As a socially awkward and introverted teenager, I was ecstatic when I found “belonging” in a thriving high school youth group in the San Francisco Bay Area. I grew in confidence and leadership in this Biblically centered environment and received so many good gifts from God. But as with everything in life, these good gifts came in a mixed bag. Once I established a circle of supportive and fun female relationships, I discovered that it was kind of “a thing” to start a Hope Chest: a chest full of household items that would be joyfully unpacked WHEN one got married and established her own household. It was our idea of a good time to visit department stores, making decisions about our future dish patterns and household color schemes and planning purchases for our chests!
Yearly we anticipated the upcoming sex and dating teaching series in youth group. We eagerly sat on the edge of our seats as we listened to the speaker tell us that sex is awesome beyond imagination in marriage. Our interpretation of the message was this: “Get married so you can experience life’s highest good with God’s stamp of approval!” And many of us did get married young and quickly as this seemed the best strategy for “following the rules” and at the same time satisfying what seemed to us to be our deepest longings and desires.
Interestingly enough, I don’t remember ever hearing a talk on the beauty of the single and celibate life. In fact, I’m not sure 45 years later that I have ever heard a talk in a Protestant context extolling the incredible possibilities of a single and celibate life. As I think about it, I find it strange that we hungrily study Jesus’ life in detail but seem to ignore the fact that He lived a life of abundance, joy and meaning as a single celibate male. Is that really humanly possible?
Lauren Winner, in a 2011 Christianity Today article Solitary Refinement, comments, “There is very little space in today’s evangelical churches for discerning a call to singleness. Catholics- at least Catholics who believe they are called not just to celibacy but also to religious orders – have something positive to do…” Instead of casting a vision for a meaningful and satisfying life for our single friends who choose celibacy in our church community, we shove them into the corner room in a Single’s ministry and hope they find their soul mates so they can be happy like us married people!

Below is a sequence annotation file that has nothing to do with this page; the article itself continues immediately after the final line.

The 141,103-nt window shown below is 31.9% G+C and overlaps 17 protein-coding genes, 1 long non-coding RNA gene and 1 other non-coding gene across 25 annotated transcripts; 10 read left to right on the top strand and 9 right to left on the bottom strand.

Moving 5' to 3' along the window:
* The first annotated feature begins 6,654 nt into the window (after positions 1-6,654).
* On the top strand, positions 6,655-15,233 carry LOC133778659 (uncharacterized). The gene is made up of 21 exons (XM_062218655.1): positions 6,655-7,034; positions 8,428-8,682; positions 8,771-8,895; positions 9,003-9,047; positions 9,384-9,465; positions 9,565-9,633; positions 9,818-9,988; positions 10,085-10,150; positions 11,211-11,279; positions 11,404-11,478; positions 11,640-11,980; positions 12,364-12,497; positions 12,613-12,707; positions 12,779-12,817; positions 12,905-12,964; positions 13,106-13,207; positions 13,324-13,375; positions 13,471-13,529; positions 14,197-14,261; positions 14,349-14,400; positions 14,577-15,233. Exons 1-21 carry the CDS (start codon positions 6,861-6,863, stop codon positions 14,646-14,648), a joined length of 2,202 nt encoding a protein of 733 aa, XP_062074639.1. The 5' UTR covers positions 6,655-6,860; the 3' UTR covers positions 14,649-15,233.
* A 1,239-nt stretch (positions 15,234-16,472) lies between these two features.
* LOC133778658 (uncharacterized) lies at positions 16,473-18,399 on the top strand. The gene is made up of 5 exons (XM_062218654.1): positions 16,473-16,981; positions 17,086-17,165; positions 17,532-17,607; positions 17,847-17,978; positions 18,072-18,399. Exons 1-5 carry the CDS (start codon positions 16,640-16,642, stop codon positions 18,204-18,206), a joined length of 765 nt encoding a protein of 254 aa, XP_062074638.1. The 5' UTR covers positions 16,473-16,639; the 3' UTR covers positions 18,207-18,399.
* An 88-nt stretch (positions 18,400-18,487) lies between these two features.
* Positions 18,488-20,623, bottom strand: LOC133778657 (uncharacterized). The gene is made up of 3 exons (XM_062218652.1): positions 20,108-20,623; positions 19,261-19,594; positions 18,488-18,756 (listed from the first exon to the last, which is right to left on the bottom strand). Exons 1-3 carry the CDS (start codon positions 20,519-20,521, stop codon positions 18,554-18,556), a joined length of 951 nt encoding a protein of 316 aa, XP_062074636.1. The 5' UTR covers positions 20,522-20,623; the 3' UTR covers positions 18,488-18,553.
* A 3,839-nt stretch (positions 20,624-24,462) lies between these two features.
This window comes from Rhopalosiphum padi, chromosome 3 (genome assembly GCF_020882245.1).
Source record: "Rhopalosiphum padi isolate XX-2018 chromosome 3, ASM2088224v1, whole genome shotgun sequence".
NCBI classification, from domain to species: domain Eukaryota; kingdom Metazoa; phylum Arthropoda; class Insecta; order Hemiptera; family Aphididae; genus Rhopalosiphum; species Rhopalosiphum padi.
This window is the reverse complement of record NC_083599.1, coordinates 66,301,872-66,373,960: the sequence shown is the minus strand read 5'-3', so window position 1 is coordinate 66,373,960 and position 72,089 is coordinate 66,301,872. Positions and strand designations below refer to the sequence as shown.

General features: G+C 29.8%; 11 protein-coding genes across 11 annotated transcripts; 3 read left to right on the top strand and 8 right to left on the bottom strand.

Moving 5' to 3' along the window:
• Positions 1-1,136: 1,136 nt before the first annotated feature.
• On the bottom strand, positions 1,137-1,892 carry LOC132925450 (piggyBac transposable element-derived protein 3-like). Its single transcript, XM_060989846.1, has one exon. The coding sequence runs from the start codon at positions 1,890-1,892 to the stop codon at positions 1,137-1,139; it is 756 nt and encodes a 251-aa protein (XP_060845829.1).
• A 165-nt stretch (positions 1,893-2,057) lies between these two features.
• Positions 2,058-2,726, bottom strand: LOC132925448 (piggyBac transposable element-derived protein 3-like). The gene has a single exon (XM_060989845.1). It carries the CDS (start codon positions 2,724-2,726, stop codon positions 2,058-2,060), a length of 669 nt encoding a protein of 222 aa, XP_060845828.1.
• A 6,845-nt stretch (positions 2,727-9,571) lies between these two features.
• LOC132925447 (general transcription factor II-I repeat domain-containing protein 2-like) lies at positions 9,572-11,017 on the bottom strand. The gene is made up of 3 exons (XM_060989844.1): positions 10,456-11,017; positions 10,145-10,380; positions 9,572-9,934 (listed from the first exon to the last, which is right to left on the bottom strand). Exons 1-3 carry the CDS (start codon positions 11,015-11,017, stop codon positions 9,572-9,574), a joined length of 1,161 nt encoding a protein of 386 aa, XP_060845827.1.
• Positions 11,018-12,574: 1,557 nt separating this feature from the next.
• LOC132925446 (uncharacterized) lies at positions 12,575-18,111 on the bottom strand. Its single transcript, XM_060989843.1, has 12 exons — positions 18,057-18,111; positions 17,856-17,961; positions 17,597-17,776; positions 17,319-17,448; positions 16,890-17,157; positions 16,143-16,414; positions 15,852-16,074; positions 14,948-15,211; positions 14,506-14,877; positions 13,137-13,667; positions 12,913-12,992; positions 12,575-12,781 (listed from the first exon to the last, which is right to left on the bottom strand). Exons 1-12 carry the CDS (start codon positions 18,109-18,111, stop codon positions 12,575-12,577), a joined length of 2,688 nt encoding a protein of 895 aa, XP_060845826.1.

How did the Protestant church arrive at this position? Susan Mobley from Concordia University, in an article entitled The Reformation and the Reform of Marriage concluded, “In the Reformation Protestants abolished the religious ideal of celibacy and replaced it with an elevated view of marriage.” Further light is shed on the origins of our attitudes in Jeremy Erickson’s article Protestant Opposition to Celibacy where he states, “Historically speaking, Protestant criticism of celibacy dates as far back as the Reformation itself. Several of the early Protestant Reformers such as Luther criticized the Catholic mandate that priests be celibate. While as a Protestant I agree that this requirement went beyond Scripture and was unjustified, I think the Reformers often swung too far in the opposite direction.”